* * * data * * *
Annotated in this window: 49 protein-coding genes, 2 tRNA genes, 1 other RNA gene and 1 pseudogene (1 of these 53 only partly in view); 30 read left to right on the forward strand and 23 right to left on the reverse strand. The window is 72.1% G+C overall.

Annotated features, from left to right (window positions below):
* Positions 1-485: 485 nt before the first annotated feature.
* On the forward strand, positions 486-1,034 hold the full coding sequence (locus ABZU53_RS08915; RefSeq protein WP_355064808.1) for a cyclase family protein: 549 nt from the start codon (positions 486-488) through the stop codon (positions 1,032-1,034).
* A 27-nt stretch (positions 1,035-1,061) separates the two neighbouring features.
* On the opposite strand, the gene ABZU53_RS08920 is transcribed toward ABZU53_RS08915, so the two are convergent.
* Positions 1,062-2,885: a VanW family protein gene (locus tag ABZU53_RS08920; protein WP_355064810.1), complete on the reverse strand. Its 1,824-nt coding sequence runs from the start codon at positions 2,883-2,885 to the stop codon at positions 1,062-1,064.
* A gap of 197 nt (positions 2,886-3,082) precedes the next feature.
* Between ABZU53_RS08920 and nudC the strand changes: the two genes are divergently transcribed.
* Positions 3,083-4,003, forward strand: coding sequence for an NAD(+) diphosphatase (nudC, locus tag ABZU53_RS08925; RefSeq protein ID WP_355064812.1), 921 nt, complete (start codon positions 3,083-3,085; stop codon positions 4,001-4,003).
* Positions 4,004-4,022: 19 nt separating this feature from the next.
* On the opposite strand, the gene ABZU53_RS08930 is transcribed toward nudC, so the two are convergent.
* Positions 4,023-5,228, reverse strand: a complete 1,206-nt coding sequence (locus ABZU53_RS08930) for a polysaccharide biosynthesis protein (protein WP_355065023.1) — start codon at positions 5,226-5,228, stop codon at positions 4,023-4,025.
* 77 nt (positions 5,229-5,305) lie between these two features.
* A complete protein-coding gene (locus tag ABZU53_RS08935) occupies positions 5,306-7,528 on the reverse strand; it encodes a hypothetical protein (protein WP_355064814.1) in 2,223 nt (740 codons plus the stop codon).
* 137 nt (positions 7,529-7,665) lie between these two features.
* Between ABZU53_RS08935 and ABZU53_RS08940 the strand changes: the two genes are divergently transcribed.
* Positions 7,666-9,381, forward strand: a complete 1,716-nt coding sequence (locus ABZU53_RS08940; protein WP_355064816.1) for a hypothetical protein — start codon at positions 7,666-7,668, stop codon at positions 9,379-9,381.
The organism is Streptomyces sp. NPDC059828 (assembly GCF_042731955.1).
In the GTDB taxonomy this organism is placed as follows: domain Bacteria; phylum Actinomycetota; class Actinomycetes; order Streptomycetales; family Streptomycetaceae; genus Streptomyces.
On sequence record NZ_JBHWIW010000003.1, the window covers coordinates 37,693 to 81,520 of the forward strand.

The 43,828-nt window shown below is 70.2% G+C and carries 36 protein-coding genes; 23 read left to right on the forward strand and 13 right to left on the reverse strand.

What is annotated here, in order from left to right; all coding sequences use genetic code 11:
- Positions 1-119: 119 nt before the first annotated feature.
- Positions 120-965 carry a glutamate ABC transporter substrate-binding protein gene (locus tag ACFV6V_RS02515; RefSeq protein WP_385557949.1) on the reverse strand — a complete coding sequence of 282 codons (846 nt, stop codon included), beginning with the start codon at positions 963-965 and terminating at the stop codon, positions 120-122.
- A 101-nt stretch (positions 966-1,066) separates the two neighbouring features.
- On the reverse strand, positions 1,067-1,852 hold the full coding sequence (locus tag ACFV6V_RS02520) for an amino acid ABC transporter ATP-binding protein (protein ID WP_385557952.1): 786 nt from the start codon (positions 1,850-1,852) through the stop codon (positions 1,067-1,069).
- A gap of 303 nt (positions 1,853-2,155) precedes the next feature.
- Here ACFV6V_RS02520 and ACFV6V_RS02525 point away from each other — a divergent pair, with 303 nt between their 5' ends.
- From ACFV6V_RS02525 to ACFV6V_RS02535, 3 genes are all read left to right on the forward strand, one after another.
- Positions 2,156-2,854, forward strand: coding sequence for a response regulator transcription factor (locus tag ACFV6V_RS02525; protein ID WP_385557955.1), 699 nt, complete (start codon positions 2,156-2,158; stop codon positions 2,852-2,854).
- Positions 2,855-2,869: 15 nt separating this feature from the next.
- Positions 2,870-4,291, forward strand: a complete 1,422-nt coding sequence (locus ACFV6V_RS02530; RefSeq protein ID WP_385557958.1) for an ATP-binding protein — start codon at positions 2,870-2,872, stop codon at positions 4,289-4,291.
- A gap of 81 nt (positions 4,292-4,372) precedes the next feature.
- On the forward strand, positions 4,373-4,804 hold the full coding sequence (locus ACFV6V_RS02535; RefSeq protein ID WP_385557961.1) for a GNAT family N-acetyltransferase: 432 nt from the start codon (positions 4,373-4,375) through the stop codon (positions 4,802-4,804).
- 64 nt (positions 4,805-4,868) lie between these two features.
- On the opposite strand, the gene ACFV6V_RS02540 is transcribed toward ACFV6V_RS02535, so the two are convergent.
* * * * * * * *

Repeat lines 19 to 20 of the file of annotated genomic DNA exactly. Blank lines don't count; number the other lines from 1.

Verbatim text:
The organism is Streptomyces sp. NPDC059828 (assembly GCF_042731955.1).
In the GTDB taxonomy this organism is placed as follows: domain Bacteria; phylum Actinomycetota; class Actinomycetes; order Streptomycetales; family Streptomycetaceae; genus Streptomyces.